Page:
Inauguration Preparation Part of Sightseeing and History

Shantella Y. Sherman | 1/15/2009, 6:10 a.m.

The hammering and drilling can be heard blocks away, blending almost harmoniously with the sounds of simultaneous construction along the K Street corridor. A steady hustle of tourists move toward the sounds, now almost deafening in front of the White House. Camera lenses normally focused on the President€s lair, have shifted to the enormous stands in front of it, with hundreds of contractors, and local and federal government officials, checking, double-checking and securing the structures.
When Inez and Morris Dougherty, of Hammond, La. arrived in the city they wanted their first stop to be the White House and Lafayette Square Park. The couple was hoping to get a pre-Inauguration glimpse of both the preparations and the President-elect, staying at the Hay Adams Hotel nearby.

€We are so excited to be in the middle of all of this stuff going on. From one area to the next, all you see is people working hard to make sure that the First Black President gets into office in style,€ Inez said. Morris is less impressed with the hammering and chiseling, and more concerned with the number of law enforcement overseeing the various projects.

€I have never seen so many police officers in different uniforms in my life. They all look like they mean business too,€ he said. €I guess making sure that these platforms and stands are secure is part of security too.€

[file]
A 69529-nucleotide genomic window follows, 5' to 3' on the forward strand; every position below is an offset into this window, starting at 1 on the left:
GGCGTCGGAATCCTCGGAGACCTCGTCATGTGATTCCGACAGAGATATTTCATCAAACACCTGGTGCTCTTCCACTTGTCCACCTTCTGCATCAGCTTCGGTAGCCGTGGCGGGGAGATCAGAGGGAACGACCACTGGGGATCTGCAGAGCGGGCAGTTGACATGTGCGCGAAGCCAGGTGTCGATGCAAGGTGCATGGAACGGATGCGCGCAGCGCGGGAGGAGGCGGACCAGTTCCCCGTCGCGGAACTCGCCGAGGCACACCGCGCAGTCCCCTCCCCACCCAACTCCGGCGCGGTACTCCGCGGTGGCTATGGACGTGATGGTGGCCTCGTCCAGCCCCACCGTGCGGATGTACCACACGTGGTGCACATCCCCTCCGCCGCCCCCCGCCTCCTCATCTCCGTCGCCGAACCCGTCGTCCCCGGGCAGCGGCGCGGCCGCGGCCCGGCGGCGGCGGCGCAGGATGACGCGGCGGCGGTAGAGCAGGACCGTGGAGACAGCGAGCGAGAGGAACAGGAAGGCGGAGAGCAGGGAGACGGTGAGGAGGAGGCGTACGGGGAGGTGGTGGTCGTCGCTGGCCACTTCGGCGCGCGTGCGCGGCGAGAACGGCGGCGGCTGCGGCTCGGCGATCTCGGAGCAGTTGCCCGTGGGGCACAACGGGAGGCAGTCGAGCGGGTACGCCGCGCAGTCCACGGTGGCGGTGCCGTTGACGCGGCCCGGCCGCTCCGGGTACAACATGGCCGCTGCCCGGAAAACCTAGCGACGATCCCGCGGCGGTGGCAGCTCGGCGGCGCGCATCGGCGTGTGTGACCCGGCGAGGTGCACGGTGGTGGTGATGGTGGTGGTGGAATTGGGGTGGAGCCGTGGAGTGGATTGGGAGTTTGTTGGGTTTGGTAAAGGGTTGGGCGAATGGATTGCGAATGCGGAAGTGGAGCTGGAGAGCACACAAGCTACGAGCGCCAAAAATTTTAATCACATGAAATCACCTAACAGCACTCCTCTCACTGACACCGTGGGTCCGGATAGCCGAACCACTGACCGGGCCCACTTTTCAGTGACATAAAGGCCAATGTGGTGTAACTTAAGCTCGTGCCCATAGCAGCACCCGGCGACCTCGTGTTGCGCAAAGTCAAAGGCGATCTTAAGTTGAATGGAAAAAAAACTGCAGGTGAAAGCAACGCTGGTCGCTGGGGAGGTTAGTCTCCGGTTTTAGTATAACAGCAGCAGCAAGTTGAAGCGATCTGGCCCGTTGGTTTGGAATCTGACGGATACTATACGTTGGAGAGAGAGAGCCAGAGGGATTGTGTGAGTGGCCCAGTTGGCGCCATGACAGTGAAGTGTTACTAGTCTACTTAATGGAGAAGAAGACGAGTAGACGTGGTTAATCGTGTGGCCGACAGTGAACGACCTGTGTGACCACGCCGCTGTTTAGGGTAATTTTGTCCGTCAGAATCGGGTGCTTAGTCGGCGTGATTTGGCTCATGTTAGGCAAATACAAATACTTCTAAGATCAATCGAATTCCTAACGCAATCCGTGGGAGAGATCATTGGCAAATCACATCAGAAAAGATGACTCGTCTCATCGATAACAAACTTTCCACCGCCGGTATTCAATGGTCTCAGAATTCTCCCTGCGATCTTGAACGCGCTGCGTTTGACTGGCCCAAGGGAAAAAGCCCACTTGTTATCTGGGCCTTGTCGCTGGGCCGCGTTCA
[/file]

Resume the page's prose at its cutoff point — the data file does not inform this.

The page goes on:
The workers themselves seem as pleased to be working in a time of recession, as they are eager to be a part of the set-up projects. For some teams of U.S. Park Service employees on maintenance and beautification detail, a different type of satisfaction has developed in helping to set up for a Black president.

€We will be here on Inauguration Day as well, so we will get to see all of the work we€ve done in the background. It does give you a sense of pride that you are being a part of history,€ said Ronald Price, U.S. Park Service.

Unlike previous years being on Inauguration duty, Price said there were a lot of workers who asked to work this time around, wanting to share in the events, up close and personal.

€A change is gonna come and we are happy to be out here, and at the Navy Memorial, the John Marshall Park, and really all of the different parks in the area. I think there will be a lot more people than anyone is expecting, so we really want to make things look nice for them,€ Price said.

Keith Brown, also on beautification detail with the U.S. Park Service, said working the Inauguration route was a chance to feel a part of an historic event, knowing he had a hand in it.

€There is a whole lot left to do, but we are working non-stop to beautify the area and tend to plants,€ Brown said. €The idea is to make sure that everything is maintained and looking nice for visitors and in the backgrounds of all of those pictures that people will be taking €" I mean, this is the most important city in the world.€

Brown also said the many Black men employed by the U.S. Park Service and as contractors during the Inauguration have felt a kind of lift from doing something for one of their own.

€As a Black man, it does make me feel proud to do this €" it€s my job and everything, but when you know that you are helping to make things look nice so that another Black man, running the country, can take this parade route and get sworn in, it means a lot more,€ Brown said.